NZ Idol, and every unreality show out there are excellent examples if this rule. Look at what they do to scheduling of shows like Stargate SG-1, Babylon 5, West Wing, and so on where they stop and start and move and hide them.

Stay tuned. You never know.
robo.

falvrez
24-06-2004, 08:52 AM
Sorry yes I should have been more clear - as said, just a generic show on what (and what not) to do.

Of course it could be live - how up to date is that. I can just see all those BSODs....

Winston001
24-06-2004, 09:59 AM
A TV show would be good but it would have to be populist to appeal to the widest number of people. TV executives and advertisers are not interested in quality - viewer numbers drive budgets.

You could have an excellent program but if only 2% watch it, then it will not pay for itself in prime time.

My point is that people need to be educated to buy or at least have their computers serviced at a specialist shop. There is business to be done. Why let the Warehouse et al take it away?

The answer might be for specialists in each town to get alongside the big retailers and encourage referrals for the proud new owner. Being realistic, the major retailers aren't going to bail out of computers at present.

robo
24-06-2004, 10:17 AM
That hits the problem on the head. You've got people out there with PCs that struggle to manage a sodding microwave oven.

PCs are better than they were, but they still get trashed and then some poor bozo (like me) ends up paying house calls after work to sort it out. Not that I am bitter or anything, but when your kids go "my Dad can fix it for you" what can you do.
robo.

mark c
24-06-2004, 10:41 AM
The BBC does an ok show called "Click online". I can never decide if the presenter is a techie talking down to the dimwit audience or a non-techie being smarmy about the technology he doesn't understand.

It's an OK show, don't expect to leard anything, it's populist, it's light, it's magazine style and it's on about 1-2 o'clock in the morning!

Can't see a tvnz comp program showing any othe time. Good iidea though, there are programs for fishers, petrol heads, cooks, gardeners, plenty, so yeah one on comps too.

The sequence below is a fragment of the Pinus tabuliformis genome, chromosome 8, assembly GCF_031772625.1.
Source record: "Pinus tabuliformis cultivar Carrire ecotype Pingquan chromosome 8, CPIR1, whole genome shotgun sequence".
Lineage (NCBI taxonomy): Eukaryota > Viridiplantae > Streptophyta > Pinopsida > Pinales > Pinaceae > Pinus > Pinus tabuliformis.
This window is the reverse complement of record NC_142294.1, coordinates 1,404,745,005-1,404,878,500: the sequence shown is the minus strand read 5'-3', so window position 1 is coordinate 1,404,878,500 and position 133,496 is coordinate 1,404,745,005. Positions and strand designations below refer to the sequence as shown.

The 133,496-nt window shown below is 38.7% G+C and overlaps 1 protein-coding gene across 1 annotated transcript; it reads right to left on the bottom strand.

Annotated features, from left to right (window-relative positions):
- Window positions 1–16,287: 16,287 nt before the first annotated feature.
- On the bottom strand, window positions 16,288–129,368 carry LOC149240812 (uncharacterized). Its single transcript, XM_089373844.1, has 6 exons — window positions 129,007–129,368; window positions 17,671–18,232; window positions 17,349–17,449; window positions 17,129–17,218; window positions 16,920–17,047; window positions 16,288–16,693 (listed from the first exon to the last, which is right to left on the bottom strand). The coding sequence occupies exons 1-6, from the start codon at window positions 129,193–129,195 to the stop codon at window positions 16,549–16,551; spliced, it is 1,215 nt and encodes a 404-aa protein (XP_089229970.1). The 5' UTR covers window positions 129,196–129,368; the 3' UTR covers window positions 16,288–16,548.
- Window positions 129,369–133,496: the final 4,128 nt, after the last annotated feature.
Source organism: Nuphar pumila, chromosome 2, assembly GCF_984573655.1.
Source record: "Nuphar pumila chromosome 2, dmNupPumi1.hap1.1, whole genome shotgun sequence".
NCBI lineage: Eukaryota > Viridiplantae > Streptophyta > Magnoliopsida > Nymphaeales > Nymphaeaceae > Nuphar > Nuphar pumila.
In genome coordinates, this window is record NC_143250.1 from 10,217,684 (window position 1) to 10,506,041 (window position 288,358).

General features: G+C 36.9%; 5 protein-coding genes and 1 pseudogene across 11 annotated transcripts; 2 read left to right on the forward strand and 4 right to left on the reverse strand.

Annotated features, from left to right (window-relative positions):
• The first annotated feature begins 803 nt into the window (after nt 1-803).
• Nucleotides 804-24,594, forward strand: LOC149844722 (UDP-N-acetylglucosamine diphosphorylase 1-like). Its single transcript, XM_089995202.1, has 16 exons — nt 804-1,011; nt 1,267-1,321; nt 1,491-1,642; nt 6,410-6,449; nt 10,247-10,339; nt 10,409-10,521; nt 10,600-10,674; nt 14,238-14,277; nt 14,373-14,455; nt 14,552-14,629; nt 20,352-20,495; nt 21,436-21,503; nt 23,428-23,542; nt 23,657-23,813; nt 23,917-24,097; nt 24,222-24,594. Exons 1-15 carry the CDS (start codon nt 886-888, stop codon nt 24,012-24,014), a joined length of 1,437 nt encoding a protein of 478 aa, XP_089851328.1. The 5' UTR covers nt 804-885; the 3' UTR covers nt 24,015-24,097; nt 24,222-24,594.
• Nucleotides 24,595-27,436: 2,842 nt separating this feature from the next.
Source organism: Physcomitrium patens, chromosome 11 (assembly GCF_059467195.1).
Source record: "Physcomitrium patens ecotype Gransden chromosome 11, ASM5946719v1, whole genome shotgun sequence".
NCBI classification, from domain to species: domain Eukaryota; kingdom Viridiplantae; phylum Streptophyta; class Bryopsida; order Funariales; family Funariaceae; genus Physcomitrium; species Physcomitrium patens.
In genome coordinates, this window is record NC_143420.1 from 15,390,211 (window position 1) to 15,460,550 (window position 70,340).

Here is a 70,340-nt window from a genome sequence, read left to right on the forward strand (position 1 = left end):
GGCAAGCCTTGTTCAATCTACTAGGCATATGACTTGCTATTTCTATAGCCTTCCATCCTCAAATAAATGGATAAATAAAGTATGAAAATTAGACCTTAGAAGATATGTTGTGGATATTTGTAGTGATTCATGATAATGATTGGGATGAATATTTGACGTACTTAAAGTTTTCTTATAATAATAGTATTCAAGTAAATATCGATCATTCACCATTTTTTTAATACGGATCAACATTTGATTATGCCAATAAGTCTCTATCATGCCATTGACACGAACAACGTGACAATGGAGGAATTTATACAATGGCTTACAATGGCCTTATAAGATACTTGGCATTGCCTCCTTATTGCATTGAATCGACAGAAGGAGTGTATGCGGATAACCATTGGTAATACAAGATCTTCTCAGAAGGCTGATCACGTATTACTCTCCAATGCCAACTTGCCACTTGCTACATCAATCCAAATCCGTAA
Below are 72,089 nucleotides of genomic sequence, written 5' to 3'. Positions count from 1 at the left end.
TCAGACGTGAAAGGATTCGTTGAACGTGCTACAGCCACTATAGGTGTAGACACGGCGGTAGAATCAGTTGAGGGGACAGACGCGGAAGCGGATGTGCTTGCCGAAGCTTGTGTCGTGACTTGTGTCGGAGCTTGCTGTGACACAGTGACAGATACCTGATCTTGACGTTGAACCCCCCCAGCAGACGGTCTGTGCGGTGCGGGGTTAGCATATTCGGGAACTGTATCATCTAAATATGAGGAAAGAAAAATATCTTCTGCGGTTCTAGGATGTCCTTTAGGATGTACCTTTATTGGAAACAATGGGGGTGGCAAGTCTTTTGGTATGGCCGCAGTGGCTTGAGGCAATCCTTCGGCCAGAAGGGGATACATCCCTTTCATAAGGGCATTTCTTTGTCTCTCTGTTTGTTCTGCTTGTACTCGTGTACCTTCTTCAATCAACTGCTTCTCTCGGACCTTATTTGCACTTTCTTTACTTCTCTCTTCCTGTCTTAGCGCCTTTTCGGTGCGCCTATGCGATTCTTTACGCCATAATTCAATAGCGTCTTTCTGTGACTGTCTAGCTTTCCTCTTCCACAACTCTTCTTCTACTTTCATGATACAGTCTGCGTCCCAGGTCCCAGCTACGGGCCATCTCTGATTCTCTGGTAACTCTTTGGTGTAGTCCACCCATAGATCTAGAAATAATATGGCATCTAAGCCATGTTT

stu120404
24-06-2004, 11:20 AM
> Maybe they were on Jetstream? Isn't it on all the
> time?
> I never turn my computer off. Just the monitor.

As far as I am aware diallers donít work well on ADSL modems.

metla
24-06-2004, 11:24 AM
>>or a non-techie being smarmy about the technology he doesn't understand

Thats how i see him,watched it last night,the guy needs to be rolled by schoolgirls.

godfather
24-06-2004, 11:30 AM
> As far as I am aware diallers donít work well on ADSL
> modems.

Actually dialers dont work at all on ADSL modems.
ADSL modems cannot "dial".

But if you still have a dial-up modem fitted and connected any dialer can still use it despite the presence of an ADSL modem.
This is another good reason to have an external dial-up modem, they have a wonderful thing called an "OFF Switch". You have full control over them. None of my PCs have a modem fitted. If I need one I connect an external.

These dialer programs are doing the rounds overseas as well, with a few companies pushing the "service".

The worst example is one site where you log on to complain about a billing charge, and cannot get access untill you accept a "customer service plug-in", which happens to be a dialer .... then they say that "you must have agreed to the installation of our dialer".

Enough people pay to make it very profitable I imagine.

nzStan
24-06-2004, 11:42 AM
> PCs are better than they were, but they still get
> trashed and then some poor bozo (like me) ends up
> paying house calls after work to sort it out. Not
> that I am bitter or anything, but when your kids go
> "my Dad can fix it for you" what can you do.
> robo.

You think that's bad? At church if anyone has a computer problem its, "Ask Stan, he'll know what to do". LOL

Not that I am complaining - I love tinkering with all sorts of PCs and there is that satisfied feeling of seeing the PC go home all disinfected and protected and the owners getting a quick lecture on computer security.

stu120404
24-06-2004, 11:46 AM
> > As far as I am aware diallers donít work well on
> ADSL
> > modems.
>
> Actually dialers dont work at all on ADSL modems.
> ADSL modems cannot "dial".

Ya! I was sort of correct there :) ;)

Jen C
24-06-2004, 12:13 PM
I agree with the comments that first time computer owners often have very little idea on how to look after their system or even how to turn off the computer (even computer owners of many years still have very little knowledge as well). But, they are either interested in learning more or not. Having a TV show on will only attract viewers who are interested in learning, and it would have to be on a very basic level or the technical details will go over their head or be misunderstood. I know someone who when they heard about the Sasser worm on TV, was too scared to turn on their computer for a week, and thought by leaving it off for a week it would then be safe to turn on their computer again as the worm would of gone away after that - he was actually only running Win98 as well which was not even affected by this worm.